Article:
In case you missed it, on 15th April 2020, the Government published a further round of proposed tax changes to assist those taxpayers negatively affected by the impacts of Covid-19. The latest proposals follow-on from those which were part of the Government’s initial response to the virus outbreak, which have already been legislated for via the enactment of the Covid-19 Response (Taxation and Social Assistance Urgent Measures) Act 2020 on the 25th March 2020.
The latest proposals are:
A temporary loss carry-back scheme (although with a proposal to make it permanent with application from the 2021/22 and later income years) –
In simple terms, if you made a profit in the 2019 income year, but have made (or expect to make once your results are finalised) a loss in the 2020 income year (most likely, but not a requirement it would presently appear, as a result of Covid-19), then you will be able to carry-back that loss to offset against your previous 2019 income year profit, which naturally then will result in a refund of 2019 income taxes already paid.
Equally, if you have made a profit in the 2020 income year but now estimate that you are likely to make a loss in the 2021 income year, then you will be able to apply that estimated loss to your 2020 income year profit. With the final instalment of 2020 provisional tax not due until 7th May 2020 (for standard March balance date taxpayers), the proposed rules will enable taxpayers to now re-estimate the 7th May instalment, which for some could dictate that they have already paid sufficient provisional tax for the 2020 income year, and consequently no final payment is now required. Additionally, to the extent that the 7th May re-estimate reflects an overpayment of your 2020 income tax liability, you will be able to obtain a refund of the excess amount.
Finally, and importantly when your key focus at the moment should be keeping yourselves and your family safe, you do not need to rush to make your 7th May re-estimates prior to that date, as the proposed law change will include a provision to allow you to file your re-estimate post the 7th May.
If you would like to see a worked example of the proposal, refer to page 3 of the Government’s published fact sheet on the proposed changes here – https://www.beehive.govt.nz/sites/default/files/2020-04/15%20April%20SME%20factsheet_0.pdf
If you would like any assistance with calculating your potential 2021 income year result, please do not hesitate to reach out to us.
The loss-carry back temporary mechanisms will be included in a Bill to be introduced to Parliament in the week of 27th April. More permanent rules are likely to be contained in a tax Bill to be introduced in the second half of 2020.
Amendments to the tax loss continuity rules –
Under present legislation, a company is only permitted to retain its tax losses, if at least 49% of the company’s owners who existed at the time when the tax loss was first incurred, remain throughout the whole period of time until the company is able to offset the losses against future profits derived (“the continuity period”). So a change of ownership of more than 51% during this continuity period, results in a complete forfeiture of the tax losses.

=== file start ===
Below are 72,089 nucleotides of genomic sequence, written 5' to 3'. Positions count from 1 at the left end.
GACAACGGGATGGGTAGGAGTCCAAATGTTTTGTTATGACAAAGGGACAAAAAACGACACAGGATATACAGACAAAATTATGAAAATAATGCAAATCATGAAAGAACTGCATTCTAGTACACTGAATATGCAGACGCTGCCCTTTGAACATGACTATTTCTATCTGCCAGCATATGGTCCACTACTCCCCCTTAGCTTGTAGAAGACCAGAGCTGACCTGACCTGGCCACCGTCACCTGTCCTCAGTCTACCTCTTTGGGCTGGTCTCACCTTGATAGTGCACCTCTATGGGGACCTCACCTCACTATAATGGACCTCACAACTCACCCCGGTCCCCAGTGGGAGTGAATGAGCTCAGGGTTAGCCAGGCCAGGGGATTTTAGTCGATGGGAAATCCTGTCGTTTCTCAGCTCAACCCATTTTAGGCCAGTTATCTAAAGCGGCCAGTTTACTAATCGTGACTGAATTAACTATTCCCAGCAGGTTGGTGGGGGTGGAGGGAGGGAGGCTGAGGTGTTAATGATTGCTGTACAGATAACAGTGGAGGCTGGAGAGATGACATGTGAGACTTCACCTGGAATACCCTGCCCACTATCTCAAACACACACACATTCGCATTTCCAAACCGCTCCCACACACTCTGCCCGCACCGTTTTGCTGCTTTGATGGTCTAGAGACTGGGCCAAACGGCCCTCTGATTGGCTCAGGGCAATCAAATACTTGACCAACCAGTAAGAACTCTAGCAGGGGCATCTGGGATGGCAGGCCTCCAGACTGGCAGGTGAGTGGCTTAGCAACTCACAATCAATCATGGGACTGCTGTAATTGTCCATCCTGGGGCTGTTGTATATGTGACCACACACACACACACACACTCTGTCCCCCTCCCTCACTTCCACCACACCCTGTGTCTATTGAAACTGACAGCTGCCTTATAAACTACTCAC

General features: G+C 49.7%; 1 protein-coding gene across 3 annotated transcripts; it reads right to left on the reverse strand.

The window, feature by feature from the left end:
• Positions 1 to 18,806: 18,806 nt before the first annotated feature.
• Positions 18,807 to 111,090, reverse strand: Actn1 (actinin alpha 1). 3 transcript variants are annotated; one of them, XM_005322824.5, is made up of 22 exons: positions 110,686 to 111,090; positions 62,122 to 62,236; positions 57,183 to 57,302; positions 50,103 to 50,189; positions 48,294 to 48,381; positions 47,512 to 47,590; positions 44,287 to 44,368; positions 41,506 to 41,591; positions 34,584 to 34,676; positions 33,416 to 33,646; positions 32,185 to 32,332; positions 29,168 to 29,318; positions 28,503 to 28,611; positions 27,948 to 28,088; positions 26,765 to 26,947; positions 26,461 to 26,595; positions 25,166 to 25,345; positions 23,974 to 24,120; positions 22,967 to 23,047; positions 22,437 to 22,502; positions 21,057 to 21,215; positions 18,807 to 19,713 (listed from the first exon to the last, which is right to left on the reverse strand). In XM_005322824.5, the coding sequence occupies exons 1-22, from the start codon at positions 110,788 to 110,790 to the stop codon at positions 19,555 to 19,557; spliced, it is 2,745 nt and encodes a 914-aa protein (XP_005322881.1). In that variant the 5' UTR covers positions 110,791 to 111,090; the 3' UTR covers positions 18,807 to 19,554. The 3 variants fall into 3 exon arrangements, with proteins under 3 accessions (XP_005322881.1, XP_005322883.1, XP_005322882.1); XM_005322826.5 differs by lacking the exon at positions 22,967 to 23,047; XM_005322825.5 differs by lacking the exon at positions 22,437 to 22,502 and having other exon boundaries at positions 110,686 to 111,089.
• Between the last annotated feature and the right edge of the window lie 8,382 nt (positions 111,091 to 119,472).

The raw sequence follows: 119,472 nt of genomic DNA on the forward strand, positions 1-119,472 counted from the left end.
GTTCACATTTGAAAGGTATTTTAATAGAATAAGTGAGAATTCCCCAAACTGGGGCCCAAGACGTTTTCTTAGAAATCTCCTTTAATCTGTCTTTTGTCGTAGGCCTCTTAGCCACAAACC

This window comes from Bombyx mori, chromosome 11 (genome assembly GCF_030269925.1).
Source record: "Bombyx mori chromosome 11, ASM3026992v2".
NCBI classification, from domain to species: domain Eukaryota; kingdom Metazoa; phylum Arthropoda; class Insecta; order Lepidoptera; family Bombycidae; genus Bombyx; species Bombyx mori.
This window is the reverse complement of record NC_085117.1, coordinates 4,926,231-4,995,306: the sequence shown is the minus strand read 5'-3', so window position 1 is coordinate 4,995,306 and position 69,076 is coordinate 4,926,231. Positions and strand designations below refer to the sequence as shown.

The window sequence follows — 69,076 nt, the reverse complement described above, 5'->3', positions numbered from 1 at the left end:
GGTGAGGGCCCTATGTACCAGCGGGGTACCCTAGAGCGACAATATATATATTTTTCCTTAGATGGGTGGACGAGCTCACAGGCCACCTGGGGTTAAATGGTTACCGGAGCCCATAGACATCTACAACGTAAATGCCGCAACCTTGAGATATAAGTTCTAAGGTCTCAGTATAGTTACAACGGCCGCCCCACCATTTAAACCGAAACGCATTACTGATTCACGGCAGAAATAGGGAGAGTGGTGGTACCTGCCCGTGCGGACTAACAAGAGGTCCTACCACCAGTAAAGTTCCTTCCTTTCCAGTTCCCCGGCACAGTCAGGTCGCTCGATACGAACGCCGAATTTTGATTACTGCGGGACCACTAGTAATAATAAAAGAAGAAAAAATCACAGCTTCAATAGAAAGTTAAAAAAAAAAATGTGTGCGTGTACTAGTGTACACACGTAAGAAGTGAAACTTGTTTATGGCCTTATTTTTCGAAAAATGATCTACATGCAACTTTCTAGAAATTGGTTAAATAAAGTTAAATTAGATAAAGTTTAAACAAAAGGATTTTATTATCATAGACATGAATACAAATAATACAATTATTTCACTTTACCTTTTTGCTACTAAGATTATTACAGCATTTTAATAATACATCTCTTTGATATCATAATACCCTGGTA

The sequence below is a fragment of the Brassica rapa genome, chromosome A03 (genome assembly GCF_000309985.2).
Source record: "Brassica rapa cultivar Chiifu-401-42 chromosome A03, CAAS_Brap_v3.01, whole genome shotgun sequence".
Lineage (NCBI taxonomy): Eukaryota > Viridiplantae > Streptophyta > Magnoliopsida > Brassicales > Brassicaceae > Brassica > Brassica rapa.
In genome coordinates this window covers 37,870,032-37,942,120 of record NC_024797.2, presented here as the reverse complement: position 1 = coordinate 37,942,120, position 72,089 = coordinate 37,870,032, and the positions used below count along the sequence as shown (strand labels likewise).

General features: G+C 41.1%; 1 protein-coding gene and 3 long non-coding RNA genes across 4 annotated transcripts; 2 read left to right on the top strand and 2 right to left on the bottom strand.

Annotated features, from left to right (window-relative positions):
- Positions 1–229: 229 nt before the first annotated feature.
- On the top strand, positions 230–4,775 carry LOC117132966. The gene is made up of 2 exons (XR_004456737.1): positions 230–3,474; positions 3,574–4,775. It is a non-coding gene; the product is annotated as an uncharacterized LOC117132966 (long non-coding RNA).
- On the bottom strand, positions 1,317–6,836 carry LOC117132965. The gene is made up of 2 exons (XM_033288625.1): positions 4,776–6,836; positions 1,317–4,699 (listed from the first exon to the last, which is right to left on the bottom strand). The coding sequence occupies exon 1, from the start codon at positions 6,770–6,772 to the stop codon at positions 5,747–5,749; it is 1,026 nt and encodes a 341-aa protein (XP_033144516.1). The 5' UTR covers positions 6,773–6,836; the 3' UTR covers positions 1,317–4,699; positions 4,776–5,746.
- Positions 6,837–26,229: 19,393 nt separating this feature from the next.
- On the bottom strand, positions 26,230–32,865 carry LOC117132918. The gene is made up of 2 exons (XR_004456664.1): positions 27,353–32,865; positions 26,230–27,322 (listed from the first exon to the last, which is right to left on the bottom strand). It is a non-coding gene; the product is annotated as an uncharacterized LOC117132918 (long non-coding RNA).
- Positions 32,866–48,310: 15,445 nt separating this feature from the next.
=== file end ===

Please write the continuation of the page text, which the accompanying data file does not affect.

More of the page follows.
The Government is concerned that the negative impacts we expect to see (if not already evident) on businesses over the coming months due to the economic impacts of Covid-19, will have a consequence of companies looking to source additional capital from potential investors in order to survive. The present risk for these companies of course, is any change to their existing shareholder structures of more than 51% due to the new investment of capital, will result in loss forfeiture. To mitigate this potential additional negative impact as a result of the virus outbreak, as well as arguably making a company more attractive to new investors due to the preservation of the tax losses if they were to come on board, the Government proposes to amend the tax loss continuity rules, with application to the 2020/21 and later income years.
While there are no definitive statements at this time as to how the new rules may be designed (public consultation to be undertaken first, with a tax Bill introduced in the second half of 2020), IR’s update page suggests that we may see a similar rule introduced to that presently used in Australia – a “same or similar business” test. In simple terms, the tax losses are unaffected by shareholding changes provided the business of the company continues in the same or similar way it did prior to the ownership change.
Giving IR flexibility to change due dates –
In the Government’s initial response package, we saw a relaxation of the use of money interest “UOMI”) rules, IR able to use its discretion to remit UOMI incurred by a taxpayer with respect to any tax payments due post 14th February 2020, where the taxpayer could show that their ability to make a tax payment on time was significantly adversely affected by the Covid-19 outbreak. This could be both from a physical perspective (they were in quarantine and had no ability to make the payment electronically), or from a financial capability one. The initial response package however made no amendments to IR’s discretion to modify timeframes or procedural requirements for taxpayers who are impacted by Covid-19.
The newly released proposal however, is to introduce a discretionary power into the Tax Administration Act 1994 to allow IR to provide an extension to due dates and timeframes, or to modify procedural requirements set out in the Revenue Acts. This could include, for example, extending deadlines for filing tax returns and paying provisional and terminal tax. At this stage, the power will be time-limited for a period of 18 months and will apply to businesses affected by COVID-19.
Please do not hesitate to reach out to either myself or one of our team if you have any questions surrounding the latest proposals.